West column: Trump or Bolton — Who’s the boss?
Tensions between the United States and Iran have been on a steady decline over the last two years, but the past week or two have seen things getting alarmingly worse. Almost as concerning, however, is that the president may not be entirely to blame.
A series of escalatory moves — starting with the deployment of additional U.S. forces to the Persian Gulf and new unilateral sanctions on Iran and ending with the alarming withdrawal of U.S. diplomats from Iraq due to alleged Iranian threats — have all contributed to a growing dread that we may be on a collision course for conflict. The Pentagon even recently reviewed a plan to send up to 120,000 men and women in uniform to the Middle East in response to any Iranian aggression.
But according to more recent reports, President Trump is frustrated by it all, and unconvinced he even wants a war with Iran. So who does?
The same man who’s always wanted one: John Bolton.
Bolton had been a loud and public advocate for war with Iran since his controversial time in the George W. Bush Administration. He is a vociferous opponent of diplomacy, and his zeal for conflict isn’t limited towards just Tehran — he is unapologetic about his support for the Iraq War, and has pushed for preemptive strikes and interventions from North Korea to Venezuela.
It was Bolton who made the announcement about sending a carrier strike group to “send Iran a message.” And the news that the intelligence leading to the Iraq personnel withdrawal is highly suggestive of his style as well — especially given that some of our allies, in particular the British, have said the threat is being exaggerated. (Bolton infamously pushed politicized intelligence in the lead up to the Iraq War.) Taken with the fact that President Trump withdrew from the Iran Deal against former Secretary Mattis’ advice only after Bolton came on board his administration, a clear picture of his corrosive influence starts to emerge.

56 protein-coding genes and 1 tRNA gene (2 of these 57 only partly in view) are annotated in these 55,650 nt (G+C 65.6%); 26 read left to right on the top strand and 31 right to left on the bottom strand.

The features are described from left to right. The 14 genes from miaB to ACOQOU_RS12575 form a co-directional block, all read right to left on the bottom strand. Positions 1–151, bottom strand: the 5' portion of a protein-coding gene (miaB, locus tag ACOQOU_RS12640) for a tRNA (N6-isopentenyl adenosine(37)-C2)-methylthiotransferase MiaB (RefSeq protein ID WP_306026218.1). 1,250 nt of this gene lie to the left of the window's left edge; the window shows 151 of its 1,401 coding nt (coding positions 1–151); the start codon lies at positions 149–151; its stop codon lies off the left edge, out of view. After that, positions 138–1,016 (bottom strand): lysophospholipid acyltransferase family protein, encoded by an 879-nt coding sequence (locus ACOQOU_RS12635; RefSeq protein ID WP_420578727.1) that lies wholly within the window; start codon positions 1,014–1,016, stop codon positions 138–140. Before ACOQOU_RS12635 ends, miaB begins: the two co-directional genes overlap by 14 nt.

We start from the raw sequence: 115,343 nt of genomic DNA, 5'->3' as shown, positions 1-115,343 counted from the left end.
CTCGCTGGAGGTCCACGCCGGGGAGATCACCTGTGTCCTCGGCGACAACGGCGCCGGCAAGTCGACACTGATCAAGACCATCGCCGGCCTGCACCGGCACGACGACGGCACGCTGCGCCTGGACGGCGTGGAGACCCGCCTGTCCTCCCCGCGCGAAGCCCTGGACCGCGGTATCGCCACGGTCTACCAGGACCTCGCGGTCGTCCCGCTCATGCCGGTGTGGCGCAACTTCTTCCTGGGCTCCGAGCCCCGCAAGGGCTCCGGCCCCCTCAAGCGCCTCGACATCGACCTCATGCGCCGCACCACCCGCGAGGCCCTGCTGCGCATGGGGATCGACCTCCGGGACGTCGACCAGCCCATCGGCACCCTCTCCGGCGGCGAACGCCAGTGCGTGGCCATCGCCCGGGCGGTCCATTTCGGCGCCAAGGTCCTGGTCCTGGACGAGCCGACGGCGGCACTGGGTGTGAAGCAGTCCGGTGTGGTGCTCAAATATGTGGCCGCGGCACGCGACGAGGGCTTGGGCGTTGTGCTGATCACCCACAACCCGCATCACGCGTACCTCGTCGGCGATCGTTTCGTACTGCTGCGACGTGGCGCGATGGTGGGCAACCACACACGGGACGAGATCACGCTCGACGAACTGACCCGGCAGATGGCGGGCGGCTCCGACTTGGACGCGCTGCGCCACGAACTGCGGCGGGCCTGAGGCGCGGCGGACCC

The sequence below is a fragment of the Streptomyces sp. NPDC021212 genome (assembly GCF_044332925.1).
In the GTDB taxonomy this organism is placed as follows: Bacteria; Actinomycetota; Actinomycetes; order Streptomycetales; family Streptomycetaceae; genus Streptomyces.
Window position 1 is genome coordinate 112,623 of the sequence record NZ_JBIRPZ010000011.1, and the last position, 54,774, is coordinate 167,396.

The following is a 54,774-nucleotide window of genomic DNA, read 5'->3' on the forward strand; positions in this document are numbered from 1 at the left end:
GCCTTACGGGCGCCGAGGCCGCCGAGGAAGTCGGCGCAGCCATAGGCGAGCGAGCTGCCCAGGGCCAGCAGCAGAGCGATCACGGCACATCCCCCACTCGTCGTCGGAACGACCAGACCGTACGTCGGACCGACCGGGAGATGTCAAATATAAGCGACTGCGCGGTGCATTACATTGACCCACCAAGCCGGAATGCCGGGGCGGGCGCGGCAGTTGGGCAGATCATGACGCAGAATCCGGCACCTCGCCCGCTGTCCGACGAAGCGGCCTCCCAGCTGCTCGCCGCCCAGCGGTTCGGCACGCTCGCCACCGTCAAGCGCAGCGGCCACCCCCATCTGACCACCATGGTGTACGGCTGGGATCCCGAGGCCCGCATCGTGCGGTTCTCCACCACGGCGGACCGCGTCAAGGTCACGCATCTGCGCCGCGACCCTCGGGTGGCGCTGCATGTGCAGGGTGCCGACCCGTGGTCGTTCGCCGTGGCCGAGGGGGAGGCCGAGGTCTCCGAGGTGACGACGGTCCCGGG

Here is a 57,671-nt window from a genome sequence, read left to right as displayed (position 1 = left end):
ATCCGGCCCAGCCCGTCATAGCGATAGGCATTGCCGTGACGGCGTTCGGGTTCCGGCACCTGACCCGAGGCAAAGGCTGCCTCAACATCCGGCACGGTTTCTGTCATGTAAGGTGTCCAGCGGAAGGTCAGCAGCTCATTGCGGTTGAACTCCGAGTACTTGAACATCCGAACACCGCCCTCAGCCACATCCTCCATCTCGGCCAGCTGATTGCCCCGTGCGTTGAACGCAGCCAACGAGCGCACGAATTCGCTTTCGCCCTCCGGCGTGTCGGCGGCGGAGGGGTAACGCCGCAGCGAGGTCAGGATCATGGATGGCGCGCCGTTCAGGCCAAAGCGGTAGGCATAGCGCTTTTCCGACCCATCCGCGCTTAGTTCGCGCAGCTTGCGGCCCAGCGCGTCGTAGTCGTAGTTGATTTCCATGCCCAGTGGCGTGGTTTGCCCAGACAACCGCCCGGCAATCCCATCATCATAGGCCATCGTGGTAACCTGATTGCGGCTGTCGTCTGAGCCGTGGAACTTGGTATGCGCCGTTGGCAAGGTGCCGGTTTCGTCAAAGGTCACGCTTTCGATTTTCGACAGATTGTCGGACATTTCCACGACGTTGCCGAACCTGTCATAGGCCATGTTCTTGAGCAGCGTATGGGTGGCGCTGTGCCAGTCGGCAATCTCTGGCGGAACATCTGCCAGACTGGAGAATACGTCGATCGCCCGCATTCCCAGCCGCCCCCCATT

Bolton as a warmonger is not a revelatory idea. The more interesting (and frightening) thought is Bolton as someone who is dragging, or even manipulating, the president towards a position — and an armed conflict — that he does not want.
While no one can deny that President Trump has been aggressive in his own posture and rhetoric towards Iran, there was always a contradiction there. Candidate Trump campaigned against foreign interventions, especially in the Middle East; it was this isolationist streak that turned so many like Bolton off from serving early on in the administration. The president must also recognize that his base (and the majority of the country) is opposed to wars of choice, thanks to normally friendly voices like Laura Ingraham and Tucker Carlson.
So the question for President Trump is: in the face of his own instincts and the views of his most vocal supporters, will he continue to allow Bolton to push him around? The situation in the White House seems reminiscent of Steve Bannon’s tenure as a senior advisor — constantly overshadowing the president, and being seen as his puppet master. Will he allow Bolton to have a similar outsized influence, all for a policy that would put our troops at risk and launch another unpopular Middle East war that would make the Iraq War seem quaint by comparison?
In other words, who’s the boss?
Graham West is the Communications Director for Truman Center for National Policy and Truman National Security Project, though views expressed here are his own. You can reach West at email@example.com.
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This will be my 500th column — my final column in the Glenwood Springs Post Independent.